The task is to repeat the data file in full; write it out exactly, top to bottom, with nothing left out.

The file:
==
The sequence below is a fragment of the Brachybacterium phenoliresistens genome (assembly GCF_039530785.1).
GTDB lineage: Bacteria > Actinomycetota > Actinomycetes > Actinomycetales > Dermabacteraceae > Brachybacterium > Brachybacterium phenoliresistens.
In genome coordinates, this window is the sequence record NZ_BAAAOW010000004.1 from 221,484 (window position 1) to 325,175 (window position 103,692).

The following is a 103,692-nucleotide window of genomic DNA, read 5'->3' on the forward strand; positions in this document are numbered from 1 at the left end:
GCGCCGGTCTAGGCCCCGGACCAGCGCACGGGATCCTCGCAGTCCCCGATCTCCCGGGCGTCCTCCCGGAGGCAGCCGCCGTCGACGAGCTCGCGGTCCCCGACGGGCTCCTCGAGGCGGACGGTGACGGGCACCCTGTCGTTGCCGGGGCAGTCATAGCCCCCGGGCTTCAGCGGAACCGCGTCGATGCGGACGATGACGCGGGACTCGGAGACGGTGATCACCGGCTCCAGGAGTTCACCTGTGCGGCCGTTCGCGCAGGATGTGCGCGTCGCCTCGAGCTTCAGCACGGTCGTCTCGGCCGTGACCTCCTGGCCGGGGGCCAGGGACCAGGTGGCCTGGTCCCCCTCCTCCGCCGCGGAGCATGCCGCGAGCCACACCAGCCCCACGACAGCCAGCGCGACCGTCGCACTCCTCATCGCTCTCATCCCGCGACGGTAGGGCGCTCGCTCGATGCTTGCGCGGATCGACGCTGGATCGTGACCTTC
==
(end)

The sequence below is a fragment of the Brachybacterium phenoliresistens genome (assembly GCF_039530785.1).
GTDB lineage: Bacteria > Actinomycetota > Actinomycetes > Actinomycetales > Dermabacteraceae > Brachybacterium > Brachybacterium phenoliresistens.
In genome coordinates, this window is the sequence record NZ_BAAAOW010000004.1 from 221,484 (window position 1) to 325,175 (window position 103,692).

The following is a 103,692-nucleotide window of genomic DNA, read 5'->3' on the forward strand; positions in this document are numbered from 1 at the left end:
GCGCCGGTCTAGGCCCCGGACCAGCGCACGGGATCCTCGCAGTCCCCGATCTCCCGGGCGTCCTCCCGGAGGCAGCCGCCGTCGACGAGCTCGCGGTCCCCGACGGGCTCCTCGAGGCGGACGGTGACGGGCACCCTGTCGTTGCCGGGGCAGTCATAGCCCCCGGGCTTCAGCGGAACCGCGTCGATGCGGACGATGACGCGGGACTCGGAGACGGTGATCACCGGCTCCAGGAGTTCACCTGTGCGGCCGTTCGCGCAGGATGTGCGCGTCGCCTCGAGCTTCAGCACGGTCGTCTCGGCCGTGACCTCCTGGCCGGGGGCCAGGGACCAGGTGGCCTGGTCCCCCTCCTCCGCCGCGGAGCATGCCGCGAGCCACACCAGCCCCACGACAGCCAGCGCGACCGTCGCACTCCTCATCGCTCTCATCCCGCGACGGTAGGGCGCTCGCTCGATGCTTGCGCGGATCGACGCTGGATCGTGACCTTC